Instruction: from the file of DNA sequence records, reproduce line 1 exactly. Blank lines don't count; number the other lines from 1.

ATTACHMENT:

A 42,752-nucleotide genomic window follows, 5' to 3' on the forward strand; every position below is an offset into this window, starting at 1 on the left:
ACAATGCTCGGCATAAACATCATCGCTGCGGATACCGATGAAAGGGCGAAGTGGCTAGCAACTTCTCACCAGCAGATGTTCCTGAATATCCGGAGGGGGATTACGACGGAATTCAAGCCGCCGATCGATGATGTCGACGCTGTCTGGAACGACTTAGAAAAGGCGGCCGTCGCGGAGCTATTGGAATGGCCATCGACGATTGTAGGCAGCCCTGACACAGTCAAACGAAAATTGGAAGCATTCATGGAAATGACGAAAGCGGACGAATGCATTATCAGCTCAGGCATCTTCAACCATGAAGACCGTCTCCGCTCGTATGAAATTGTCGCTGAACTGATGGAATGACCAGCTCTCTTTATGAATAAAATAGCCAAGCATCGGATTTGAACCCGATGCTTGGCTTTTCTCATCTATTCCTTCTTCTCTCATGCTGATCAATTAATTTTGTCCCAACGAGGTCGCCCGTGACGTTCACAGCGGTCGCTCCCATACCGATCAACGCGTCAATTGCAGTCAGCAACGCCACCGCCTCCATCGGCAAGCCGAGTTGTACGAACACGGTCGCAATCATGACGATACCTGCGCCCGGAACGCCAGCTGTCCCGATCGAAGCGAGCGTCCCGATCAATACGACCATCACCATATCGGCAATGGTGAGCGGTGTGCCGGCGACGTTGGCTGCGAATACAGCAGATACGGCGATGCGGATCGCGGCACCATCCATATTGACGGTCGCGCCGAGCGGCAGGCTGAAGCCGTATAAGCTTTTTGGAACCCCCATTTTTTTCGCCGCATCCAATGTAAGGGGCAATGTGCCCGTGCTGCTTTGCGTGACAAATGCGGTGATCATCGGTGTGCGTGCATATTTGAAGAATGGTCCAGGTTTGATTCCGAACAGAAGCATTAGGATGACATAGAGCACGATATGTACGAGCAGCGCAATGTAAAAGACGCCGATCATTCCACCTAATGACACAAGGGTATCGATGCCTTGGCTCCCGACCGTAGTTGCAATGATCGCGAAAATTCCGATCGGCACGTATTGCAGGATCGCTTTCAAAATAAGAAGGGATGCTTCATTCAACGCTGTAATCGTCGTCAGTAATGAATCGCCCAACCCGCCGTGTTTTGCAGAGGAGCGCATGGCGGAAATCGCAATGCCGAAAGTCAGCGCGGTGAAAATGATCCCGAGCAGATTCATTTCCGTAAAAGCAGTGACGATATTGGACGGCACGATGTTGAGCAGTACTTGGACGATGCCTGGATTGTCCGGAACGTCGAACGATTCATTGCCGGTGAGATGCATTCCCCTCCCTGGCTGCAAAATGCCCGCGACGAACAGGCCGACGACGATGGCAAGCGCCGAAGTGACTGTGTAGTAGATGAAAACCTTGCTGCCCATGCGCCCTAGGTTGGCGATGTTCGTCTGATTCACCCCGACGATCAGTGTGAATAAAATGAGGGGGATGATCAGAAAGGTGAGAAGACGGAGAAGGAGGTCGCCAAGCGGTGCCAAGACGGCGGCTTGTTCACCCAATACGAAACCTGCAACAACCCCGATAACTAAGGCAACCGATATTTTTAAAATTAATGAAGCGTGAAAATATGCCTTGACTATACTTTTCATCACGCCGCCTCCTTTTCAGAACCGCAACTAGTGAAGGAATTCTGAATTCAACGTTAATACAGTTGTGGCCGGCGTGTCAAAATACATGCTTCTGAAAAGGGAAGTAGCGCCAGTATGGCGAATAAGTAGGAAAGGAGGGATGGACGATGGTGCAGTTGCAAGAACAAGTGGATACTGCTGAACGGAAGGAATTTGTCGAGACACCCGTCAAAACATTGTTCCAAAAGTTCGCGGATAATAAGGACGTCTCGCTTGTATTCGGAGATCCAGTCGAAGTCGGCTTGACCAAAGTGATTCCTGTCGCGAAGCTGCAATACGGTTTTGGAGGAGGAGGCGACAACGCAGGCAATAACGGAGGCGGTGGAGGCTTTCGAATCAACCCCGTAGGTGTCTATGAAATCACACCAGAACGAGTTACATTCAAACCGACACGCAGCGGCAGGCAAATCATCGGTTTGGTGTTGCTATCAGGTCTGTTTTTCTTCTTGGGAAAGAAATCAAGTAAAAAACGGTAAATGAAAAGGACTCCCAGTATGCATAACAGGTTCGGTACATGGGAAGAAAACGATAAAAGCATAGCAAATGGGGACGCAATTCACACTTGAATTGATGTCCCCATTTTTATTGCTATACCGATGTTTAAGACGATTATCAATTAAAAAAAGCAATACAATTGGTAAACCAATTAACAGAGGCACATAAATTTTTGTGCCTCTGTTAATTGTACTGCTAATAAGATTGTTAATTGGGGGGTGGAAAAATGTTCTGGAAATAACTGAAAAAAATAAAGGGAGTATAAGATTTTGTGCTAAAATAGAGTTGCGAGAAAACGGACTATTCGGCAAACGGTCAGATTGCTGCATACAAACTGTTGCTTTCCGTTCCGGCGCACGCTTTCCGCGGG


A 42,752-nucleotide genomic window follows, 5' to 3' on the forward strand; every position below is an offset into this window, starting at 1 on the left: